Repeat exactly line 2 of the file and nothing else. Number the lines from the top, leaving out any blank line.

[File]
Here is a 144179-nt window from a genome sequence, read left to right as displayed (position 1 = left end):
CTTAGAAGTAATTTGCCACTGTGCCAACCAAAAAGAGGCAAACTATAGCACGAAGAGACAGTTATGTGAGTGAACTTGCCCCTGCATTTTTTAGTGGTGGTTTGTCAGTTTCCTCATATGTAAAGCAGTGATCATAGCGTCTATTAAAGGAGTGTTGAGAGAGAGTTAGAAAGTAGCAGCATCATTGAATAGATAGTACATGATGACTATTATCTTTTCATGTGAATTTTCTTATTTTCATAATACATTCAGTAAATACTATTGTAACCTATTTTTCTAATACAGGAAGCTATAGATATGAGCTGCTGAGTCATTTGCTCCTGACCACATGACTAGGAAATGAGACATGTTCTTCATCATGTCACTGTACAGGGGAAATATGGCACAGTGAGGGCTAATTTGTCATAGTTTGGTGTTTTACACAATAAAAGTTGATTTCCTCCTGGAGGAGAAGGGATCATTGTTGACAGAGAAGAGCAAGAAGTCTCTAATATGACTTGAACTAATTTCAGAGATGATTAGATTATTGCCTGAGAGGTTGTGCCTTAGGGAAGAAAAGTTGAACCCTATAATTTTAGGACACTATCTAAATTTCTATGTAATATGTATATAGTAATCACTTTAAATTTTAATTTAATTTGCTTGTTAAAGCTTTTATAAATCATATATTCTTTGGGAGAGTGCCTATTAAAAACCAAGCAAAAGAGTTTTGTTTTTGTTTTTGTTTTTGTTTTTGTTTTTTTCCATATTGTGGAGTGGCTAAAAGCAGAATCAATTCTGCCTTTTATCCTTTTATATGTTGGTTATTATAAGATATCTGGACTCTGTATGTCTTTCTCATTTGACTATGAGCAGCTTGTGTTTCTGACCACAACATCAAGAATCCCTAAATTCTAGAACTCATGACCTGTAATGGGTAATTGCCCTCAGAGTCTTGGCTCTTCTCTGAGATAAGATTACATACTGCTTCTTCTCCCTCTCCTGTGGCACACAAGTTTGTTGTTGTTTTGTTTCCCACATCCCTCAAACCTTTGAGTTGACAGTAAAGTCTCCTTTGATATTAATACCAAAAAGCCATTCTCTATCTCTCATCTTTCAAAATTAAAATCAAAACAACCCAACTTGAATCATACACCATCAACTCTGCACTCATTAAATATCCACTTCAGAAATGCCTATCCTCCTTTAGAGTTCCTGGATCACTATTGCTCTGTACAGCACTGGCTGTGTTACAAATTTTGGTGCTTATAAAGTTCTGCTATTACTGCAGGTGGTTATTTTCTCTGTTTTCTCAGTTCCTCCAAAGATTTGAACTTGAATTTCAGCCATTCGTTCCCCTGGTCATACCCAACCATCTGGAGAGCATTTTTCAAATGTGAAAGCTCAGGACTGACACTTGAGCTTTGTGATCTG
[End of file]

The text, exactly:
CTTAGAAGTAATTTGCCACTGTGCCAACCAAAAAGAGGCAAACTATAGCACGAAGAGACAGTTATGTGAGTGAACTTGCCCCTGCATTTTTTAGTGGTGGTTTGTCAGTTTCCTCATATGTAAAGCAGTGATCATAGCGTCTATTAAAGGAGTGTTGAGAGAGAGTTAGAAAGTAGCAGCATCATTGAATAGATAGTACATGATGACTATTATCTTTTCATGTGAATTTTCTTATTTTCATAATACATTCAGTAAATACTATTGTAACCTATTTTTCTAATACAGGAAGCTATAGATATGAGCTGCTGAGTCATTTGCTCCTGACCACATGACTAGGAAATGAGACATGTTCTTCATCATGTCACTGTACAGGGGAAATATGGCACAGTGAGGGCTAATTTGTCATAGTTTGGTGTTTTACACAATAAAAGTTGATTTCCTCCTGGAGGAGAAGGGATCATTGTTGACAGAGAAGAGCAAGAAGTCTCTAATATGACTTGAACTAATTTCAGAGATGATTAGATTATTGCCTGAGAGGTTGTGCCTTAGGGAAGAAAAGTTGAACCCTATAATTTTAGGACACTATCTAAATTTCTATGTAATATGTATATAGTAATCACTTTAAATTTTAATTTAATTTGCTTGTTAAAGCTTTTATAAATCATATATTCTTTGGGAGAGTGCCTATTAAAAACCAAGCAAAAGAGTTTTGTTTTTGTTTTTGTTTTTGTTTTTGTTTTTTTCCATATTGTGGAGTGGCTAAAAGCAGAATCAATTCTGCCTTTTATCCTTTTATATGTTGGTTATTATAAGATATCTGGACTCTGTATGTCTTTCTCATTTGACTATGAGCAGCTTGTGTTTCTGACCACAACATCAAGAATCCCTAAATTCTAGAACTCATGACCTGTAATGGGTAATTGCCCTCAGAGTCTTGGCTCTTCTCTGAGATAAGATTACATACTGCTTCTTCTCCCTCTCCTGTGGCACACAAGTTTGTTGTTGTTTTGTTTCCCACATCCCTCAAACCTTTGAGTTGACAGTAAAGTCTCCTTTGATATTAATACCAAAAAGCCATTCTCTATCTCTCATCTTTCAAAATTAAAATCAAAACAACCCAACTTGAATCATACACCATCAACTCTGCACTCATTAAATATCCACTTCAGAAATGCCTATCCTCCTTTAGAGTTCCTGGATCACTATTGCTCTGTACAGCACTGGCTGTGTTACAAATTTTGGTGCTTATAAAGTTCTGCTATTACTGCAGGTGGTTATTTTCTCTGTTTTCTCAGTTCCTCCAAAGATTTGAACTTGAATTTCAGCCATTCGTTCCCCTGGTCATACCCAACCATCTGGAGAGCATTTTTCAAATGTGAAAGCTCAGGACTGACACTTGAGCTTTGTGATCTG